*High range testing (HRT) should be taken with honest skepticism grounded in the limited empirical development of the field at present, even in spite of honest and sincere efforts. If a higher general intelligence score, then the greater the variability in, and margin of error in, the general intelligence scores because of the greater rarity in the population.

Appendix II: Citation Style Listing

American Medical Association (AMA): Jacobsen S. An Interview with Matthew Scillitani on God (Part Four) [Online].May 2020; 23(A). Available from:

American Psychological Association (APA, 6th Edition, 2010): Jacobsen, S.D. (2020, May 1). An Interview with Matthew Scillitani on God (Part Four)Retrieved from

Brazilian National Standards (ABNT): JACOBSEN, S. An Interview with Matthew Scillitani on God (Part Four). In-Sight: Independent Interview-Based Journal. 23.A, May. 2020. <>.

Chicago/Turabian, Author-Date (16th Edition): Jacobsen, Scott. 2020. “An Interview with Matthew Scillitani on God (Part Four).” In-Sight: Independent Interview-Based Journal. 23.A.

Chicago/Turabian, Humanities (16th Edition): Jacobsen, Scott “An Interview with Matthew Scillitani on God (Part Four).” In-Sight: Independent Interview-Based Journal. 23.A (May 2020).

Harvard: Jacobsen, S. 2020, ‘An Interview with Matthew Scillitani on God (Part Four)In-Sight: Independent Interview-Based Journal, vol. 23.A. Available from: <>.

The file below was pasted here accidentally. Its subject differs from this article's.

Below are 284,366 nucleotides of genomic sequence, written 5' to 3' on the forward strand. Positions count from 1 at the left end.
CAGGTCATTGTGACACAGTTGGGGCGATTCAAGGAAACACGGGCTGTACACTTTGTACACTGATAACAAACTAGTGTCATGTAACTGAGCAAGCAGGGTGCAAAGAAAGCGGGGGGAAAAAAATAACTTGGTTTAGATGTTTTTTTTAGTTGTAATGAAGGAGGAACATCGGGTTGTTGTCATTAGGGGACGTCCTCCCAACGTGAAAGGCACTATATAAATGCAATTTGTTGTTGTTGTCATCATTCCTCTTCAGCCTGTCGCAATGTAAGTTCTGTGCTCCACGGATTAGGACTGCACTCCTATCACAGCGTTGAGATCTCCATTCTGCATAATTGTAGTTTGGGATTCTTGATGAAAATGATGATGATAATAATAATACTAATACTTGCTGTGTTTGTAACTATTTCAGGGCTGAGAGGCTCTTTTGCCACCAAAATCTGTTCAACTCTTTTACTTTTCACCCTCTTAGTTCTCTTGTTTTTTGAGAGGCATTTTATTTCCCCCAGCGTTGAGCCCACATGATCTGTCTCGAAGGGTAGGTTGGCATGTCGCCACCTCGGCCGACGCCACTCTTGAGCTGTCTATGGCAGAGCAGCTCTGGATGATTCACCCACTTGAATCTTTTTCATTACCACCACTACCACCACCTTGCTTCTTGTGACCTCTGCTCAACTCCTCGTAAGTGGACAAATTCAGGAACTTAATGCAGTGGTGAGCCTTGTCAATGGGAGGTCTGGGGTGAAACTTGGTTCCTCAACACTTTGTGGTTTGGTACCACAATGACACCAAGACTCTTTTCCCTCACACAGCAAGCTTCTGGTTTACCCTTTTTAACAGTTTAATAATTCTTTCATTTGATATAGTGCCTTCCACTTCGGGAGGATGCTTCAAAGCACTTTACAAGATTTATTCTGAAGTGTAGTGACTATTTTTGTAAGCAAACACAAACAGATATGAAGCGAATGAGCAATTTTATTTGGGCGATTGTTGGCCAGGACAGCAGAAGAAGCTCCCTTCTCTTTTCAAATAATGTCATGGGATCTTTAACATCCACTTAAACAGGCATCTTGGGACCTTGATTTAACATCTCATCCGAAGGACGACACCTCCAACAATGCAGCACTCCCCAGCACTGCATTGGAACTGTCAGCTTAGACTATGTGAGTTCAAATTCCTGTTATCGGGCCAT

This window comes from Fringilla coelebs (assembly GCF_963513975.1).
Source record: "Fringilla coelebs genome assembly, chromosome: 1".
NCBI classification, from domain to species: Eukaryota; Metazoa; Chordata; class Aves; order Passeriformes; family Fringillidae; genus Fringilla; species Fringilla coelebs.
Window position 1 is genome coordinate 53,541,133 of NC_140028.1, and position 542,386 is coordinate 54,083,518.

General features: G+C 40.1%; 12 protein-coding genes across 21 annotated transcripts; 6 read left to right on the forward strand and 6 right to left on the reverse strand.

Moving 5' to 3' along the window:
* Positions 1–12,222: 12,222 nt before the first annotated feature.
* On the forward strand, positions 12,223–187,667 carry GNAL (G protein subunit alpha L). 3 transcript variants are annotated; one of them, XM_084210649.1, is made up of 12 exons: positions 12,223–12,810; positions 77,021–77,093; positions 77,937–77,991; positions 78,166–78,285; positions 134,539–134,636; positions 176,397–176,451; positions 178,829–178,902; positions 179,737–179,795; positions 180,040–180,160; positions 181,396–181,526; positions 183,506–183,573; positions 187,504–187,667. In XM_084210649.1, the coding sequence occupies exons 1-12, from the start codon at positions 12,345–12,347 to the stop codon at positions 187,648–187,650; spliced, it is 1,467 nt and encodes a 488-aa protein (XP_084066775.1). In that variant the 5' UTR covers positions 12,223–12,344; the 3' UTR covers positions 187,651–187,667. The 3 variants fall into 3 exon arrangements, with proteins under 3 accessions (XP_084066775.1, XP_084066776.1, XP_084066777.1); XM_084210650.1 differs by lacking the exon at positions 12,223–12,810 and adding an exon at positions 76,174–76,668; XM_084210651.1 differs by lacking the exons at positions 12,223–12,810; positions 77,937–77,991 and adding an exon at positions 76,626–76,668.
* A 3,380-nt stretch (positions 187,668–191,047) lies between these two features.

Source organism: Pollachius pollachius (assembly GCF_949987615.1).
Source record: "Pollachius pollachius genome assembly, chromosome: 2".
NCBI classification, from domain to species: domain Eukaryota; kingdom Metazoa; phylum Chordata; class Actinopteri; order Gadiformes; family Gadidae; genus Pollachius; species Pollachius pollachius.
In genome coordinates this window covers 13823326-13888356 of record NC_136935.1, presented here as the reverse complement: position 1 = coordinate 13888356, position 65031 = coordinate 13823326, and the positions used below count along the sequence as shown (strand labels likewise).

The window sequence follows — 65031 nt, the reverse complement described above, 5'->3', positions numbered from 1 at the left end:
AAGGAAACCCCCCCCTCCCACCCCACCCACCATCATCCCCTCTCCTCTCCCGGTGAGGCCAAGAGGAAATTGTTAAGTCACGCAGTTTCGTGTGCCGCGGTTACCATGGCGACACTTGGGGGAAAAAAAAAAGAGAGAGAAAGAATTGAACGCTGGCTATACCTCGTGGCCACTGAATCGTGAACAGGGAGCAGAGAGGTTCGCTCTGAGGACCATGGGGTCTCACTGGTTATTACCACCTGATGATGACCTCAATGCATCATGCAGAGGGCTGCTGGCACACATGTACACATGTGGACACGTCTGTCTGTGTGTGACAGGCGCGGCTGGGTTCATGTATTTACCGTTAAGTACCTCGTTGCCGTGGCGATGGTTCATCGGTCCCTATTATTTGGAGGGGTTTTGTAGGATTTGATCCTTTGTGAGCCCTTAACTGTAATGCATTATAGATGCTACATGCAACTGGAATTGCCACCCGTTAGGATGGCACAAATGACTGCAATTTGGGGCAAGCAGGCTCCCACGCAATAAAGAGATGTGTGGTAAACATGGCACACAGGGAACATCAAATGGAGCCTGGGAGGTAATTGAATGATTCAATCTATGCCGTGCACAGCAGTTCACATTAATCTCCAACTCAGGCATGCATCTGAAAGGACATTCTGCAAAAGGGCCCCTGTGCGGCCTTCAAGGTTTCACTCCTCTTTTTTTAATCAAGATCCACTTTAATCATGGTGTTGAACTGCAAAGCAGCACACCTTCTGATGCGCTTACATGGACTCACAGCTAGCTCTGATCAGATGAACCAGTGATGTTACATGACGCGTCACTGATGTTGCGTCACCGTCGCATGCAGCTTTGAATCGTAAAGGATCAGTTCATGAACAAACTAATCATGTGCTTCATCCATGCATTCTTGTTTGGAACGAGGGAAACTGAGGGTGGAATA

Harvard, Australian: Jacobsen, S. 2020, ‘An Interview with Matthew Scillitani on God (Part Four)In-Sight: Independent Interview-Based Journal, vol. 23.A.,

Modern Language Association (MLA, 7th Edition, 2009): Scott D. Jacobsen. “An Interview with Matthew Scillitani on God (Part Four).” In-Sight: Independent Interview-Based Journal 23.A (2020):May. 2020. Web. <>.

Vancouver/ICMJE: Jacobsen S. An Interview with Matthew Scillitani on God (Part Four)[Internet]. (2020, May 23(A). Available from:

License and Copyright


In-Sight Publishing and In-Sight: Independent Interview-Based Journal by Scott Douglas Jacobsen is licensed under a Creative Commons Attribution-NonCommercial-NoDerivatives 4.0 International License.
Based on a work at


© Scott Douglas Jacobsen, and In-Sight Publishing and In-Sight: Independent Interview-Based Journal 2012-2020. Unauthorized use and/or duplication of this material without express and written permission from this site’s author and/or owner is strictly prohibited. Excerpts and links may be used, provided that full and clear credit is given to Scott Douglas Jacobsen, and In-Sight Publishing and In-Sight: Independent Interview-Based Journal with appropriate and specific direction to the original content.  All interviewees co-copyright their interview material and may disseminate for their independent purposes.

Comments are closed.

%d bloggers like this: